Readily stepping over one another to inculcate cosmopolitanism in their children, not many try to delve deep into the wealth of literature and experience available in regional writing. Huma Safdar has not merely explored the increasingly drifting Punjabi literature but has directed several plays based on classical love legends, while adding contemporary elements to them.
Huma’s troupe of 30 schoolchildren is on a theatrical and tourist trip of Punjab and Chandigarh on the invitation of the Society for Promotion of Peace. The students staged the play ‘Birha Tun Sultan’, based on the kalam and life of Baba Farid, at Shivalik Public School at SAS Nagar on Thursday.
During the 1980s, the tyrannical regime of former Pakistani President Zia-ul-Haq shaped Huma’s thoughts and future endeavours of utilising theatre as a tool of indirect political criticism.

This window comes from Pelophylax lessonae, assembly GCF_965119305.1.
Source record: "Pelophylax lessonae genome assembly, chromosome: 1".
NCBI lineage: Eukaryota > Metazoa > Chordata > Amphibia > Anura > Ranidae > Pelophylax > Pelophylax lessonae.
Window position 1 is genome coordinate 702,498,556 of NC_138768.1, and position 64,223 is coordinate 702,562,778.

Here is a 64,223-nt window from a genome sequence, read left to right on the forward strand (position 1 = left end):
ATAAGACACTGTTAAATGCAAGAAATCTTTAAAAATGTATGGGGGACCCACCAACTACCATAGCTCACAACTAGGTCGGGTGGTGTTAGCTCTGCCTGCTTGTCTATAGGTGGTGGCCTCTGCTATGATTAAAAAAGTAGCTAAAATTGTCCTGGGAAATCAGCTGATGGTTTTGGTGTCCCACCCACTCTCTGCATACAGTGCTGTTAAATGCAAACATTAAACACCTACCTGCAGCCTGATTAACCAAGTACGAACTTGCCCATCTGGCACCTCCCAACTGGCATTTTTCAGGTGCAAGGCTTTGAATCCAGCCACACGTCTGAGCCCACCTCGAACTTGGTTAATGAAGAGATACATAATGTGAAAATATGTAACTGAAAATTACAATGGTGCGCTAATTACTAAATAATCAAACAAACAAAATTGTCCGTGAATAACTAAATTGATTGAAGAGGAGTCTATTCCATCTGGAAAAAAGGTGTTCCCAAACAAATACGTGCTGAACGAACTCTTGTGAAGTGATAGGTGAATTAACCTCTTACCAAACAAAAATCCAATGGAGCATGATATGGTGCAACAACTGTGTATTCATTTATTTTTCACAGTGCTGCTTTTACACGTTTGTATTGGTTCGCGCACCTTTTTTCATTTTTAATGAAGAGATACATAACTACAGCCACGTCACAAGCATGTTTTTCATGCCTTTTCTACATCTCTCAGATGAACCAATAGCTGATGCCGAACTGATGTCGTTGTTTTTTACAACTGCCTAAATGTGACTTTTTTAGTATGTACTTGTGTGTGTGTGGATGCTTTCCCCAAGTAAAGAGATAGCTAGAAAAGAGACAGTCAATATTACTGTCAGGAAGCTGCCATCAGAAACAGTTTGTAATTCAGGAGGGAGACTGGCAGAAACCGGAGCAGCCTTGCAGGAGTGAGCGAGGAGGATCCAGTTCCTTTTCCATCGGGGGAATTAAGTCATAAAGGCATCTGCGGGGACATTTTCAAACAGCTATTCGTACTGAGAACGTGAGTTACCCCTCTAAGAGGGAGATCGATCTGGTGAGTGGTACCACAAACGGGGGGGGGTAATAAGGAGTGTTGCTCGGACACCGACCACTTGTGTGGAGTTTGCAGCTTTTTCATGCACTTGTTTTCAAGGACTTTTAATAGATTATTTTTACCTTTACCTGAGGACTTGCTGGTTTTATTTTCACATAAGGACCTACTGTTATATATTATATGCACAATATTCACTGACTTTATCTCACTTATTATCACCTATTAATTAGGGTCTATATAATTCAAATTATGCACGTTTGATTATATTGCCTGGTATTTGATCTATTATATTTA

“I was too shy to do theatre; it was necessary social activism which pulled me towards it. In Pakistan, theatre and women’s movement joined hands as men were severely repressed,” says Huma. ‘Heer Damodar’, ‘Heer Waris Shah’, ‘Sassi Punnu’ and ‘Ik Raat Ravi Di’ are some of Huma’s plays based on classical love legends. “Every society has codes and classifications and the importance of these legendary lovers was that they relinquished their given social status and embraced a higher sphere of self-effacing identity and this is what protest in society is all about,” says Huma.
“We are led into traps by rigid ideologies and political positions. Nationalism is homogeneous in its tight embrace and much is lost in the process. We must learn to live with multiple identities,” she further adds.